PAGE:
|I just may try this one....|
But casserole doesn’t have to be boring. I don’t think I’ve ever made one until recently for my supper club, and it was far from boring. So before I get into casseroles, let me digress.
I first heard of a supper club from one of my good friends and former law partners. I admit I was somewhat envious that I wasn’t a “member,” but I’ll save that discussion for my therapist. I was also intrigued. It sounded so grown-up, so sophisticated. I’ve wanted to be in a supper club ever since.
And so one night about a month or two ago, still waiting for that invitation, I decided to form my own supper club. Maybe I was inspired by Groucho Marx’s famous quip about not joining a club that would have him as a member. And so I posted something on Facebook about starting one. The response was favorable; a charter was drawn up; and I was in business.
Then I got the email.
I forgot to mention that this crazy idea and Facebook post came about two weeks after a very frenetic behind-the-scenes experience for a nonetheless very successful dinner party; yet one that took about two days to clean up (yeah, that one: "Oh the Horror!"). Laura emailed me and asked me, and not without good cause, if I were crazy. “What are you thinking?!” She also stated that she would have no role to play and would certainly not clean up. (I must say that her stance softened a bit; she did both, with a smile – and not a forced one!)
I agreed to host the inaugural supper club dinner. I thought it was only sporting that I do so. But of course, being an attorney by training, I devised a few rules for the club. For one thing, each dinner was to have a theme, which is the responsibility of the host/hostess. Second, the host was in charge of the entree and the wine. Third, everyone else was to bring a dish—potluck—appetizer, side dishes, dessert, etc.
As the host of the initial supper club dinner, I decided that the theme would be “firsts” in the sense that everyone had to make something they had never made before. For me, that would be lamb and, initially, I thought about a roast rack of lamb. But then the memories of that last successful-but-frenetic dinner party came rushing back. So, I decided to keep it simple. I went with moussaka, which has lamb; is something I’d never made before; and is essentially a casserole that could be made ahead and thrown in the oven about an hour before the guests arrived.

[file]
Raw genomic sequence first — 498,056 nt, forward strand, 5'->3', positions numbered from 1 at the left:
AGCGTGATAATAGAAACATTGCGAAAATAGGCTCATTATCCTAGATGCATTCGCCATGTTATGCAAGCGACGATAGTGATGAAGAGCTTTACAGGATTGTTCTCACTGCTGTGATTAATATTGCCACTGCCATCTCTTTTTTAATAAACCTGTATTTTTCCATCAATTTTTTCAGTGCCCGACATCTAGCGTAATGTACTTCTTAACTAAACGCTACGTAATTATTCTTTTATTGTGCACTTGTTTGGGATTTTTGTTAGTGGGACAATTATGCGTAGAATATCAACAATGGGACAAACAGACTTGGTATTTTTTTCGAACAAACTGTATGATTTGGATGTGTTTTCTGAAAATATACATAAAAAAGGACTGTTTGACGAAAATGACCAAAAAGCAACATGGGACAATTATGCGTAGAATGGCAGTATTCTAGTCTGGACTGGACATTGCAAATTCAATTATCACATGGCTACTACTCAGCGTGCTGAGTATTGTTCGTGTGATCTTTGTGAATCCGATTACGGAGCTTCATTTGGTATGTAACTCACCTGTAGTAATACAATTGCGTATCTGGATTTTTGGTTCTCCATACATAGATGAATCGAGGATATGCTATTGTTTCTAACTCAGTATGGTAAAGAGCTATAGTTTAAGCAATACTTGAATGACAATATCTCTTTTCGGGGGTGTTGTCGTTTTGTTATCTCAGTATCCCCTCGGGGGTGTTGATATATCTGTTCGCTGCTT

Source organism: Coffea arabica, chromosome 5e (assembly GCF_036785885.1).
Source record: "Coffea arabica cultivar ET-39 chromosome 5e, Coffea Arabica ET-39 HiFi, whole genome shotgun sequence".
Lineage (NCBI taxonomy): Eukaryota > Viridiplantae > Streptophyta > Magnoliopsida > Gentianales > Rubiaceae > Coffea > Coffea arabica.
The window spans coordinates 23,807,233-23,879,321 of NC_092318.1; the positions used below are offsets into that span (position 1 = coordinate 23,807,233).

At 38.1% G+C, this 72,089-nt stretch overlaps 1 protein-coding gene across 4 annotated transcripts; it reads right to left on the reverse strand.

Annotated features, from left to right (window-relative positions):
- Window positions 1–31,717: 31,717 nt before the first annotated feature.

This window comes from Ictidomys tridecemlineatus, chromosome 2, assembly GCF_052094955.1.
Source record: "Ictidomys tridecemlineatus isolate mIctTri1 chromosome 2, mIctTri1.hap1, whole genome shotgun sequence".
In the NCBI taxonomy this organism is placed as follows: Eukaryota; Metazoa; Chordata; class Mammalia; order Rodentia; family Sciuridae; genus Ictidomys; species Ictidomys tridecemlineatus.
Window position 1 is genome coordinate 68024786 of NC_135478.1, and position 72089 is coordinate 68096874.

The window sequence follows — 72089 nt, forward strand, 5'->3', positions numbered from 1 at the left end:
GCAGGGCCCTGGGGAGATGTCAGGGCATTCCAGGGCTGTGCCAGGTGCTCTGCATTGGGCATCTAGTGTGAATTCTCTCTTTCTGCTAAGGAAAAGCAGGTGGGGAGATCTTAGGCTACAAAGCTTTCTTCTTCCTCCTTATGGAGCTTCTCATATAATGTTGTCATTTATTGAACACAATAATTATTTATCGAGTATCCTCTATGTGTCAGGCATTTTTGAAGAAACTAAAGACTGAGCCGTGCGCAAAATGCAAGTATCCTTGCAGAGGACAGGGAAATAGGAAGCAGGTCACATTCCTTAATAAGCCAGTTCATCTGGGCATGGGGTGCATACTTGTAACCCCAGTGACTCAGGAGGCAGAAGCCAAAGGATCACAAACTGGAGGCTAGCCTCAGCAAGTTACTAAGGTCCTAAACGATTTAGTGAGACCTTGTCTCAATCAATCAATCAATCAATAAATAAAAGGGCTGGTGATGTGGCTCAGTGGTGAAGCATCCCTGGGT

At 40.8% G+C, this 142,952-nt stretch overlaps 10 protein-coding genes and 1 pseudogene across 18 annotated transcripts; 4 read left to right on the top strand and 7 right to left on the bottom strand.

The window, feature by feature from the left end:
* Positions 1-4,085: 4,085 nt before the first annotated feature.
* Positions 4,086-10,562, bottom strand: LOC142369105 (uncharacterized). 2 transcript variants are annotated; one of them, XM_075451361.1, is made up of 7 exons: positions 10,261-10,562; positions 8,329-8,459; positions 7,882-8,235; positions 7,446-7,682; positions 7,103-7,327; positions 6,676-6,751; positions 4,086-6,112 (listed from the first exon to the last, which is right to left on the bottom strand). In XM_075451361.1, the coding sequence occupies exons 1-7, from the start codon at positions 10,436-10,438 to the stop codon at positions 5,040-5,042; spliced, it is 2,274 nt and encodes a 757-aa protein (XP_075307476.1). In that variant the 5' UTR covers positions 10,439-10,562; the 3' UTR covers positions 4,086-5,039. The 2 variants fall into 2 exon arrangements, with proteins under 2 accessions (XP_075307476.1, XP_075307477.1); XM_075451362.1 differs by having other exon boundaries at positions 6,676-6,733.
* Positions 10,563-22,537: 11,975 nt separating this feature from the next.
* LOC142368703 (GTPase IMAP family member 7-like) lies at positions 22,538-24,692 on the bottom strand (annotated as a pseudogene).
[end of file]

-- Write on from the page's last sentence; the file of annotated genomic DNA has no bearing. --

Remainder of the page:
Just because it’s a casserole, however, doesn’t mean it’s easy to make.
When I was kid, my friend and later first crush, Kristina Vacalis, whose family was Greek-American would always tell me excitedly whenever her mother made moussaka. She didn’t make it very often, and now I know why. It’s a labor of love.
Moussaka requires a lot—I mean a lot—of slicing of eggplants and potatoes and dicing of onions. And eggplant must be the most high maintenance vegetable out there. After you slice, it must be salted and drained to get the moisture out so it’s not soggy. After it’s salted, you must rinse it and pat it dry and then roast it. I must have roasted about 20lbs of eggplant two nights before the supper club dinner. And then there’s the meat sauce that goes into the moussaka, and then there’s the béchamel sauce that must be made. I’m glad I started two days before the dinner.
But was it good? Absolutely! Despite the work, it’s worth it for a great dish.
And now I have my own supper club. Be careful for what you wish for, though. Laura has made me promise not to host anything again for a few months. Except Thanksgiving. Oh, and except my annual holiday cocktail party. And, well, given that, maybe there could be a small dinner party on the horizon in January . . .
Like casseroles, old ways die hard.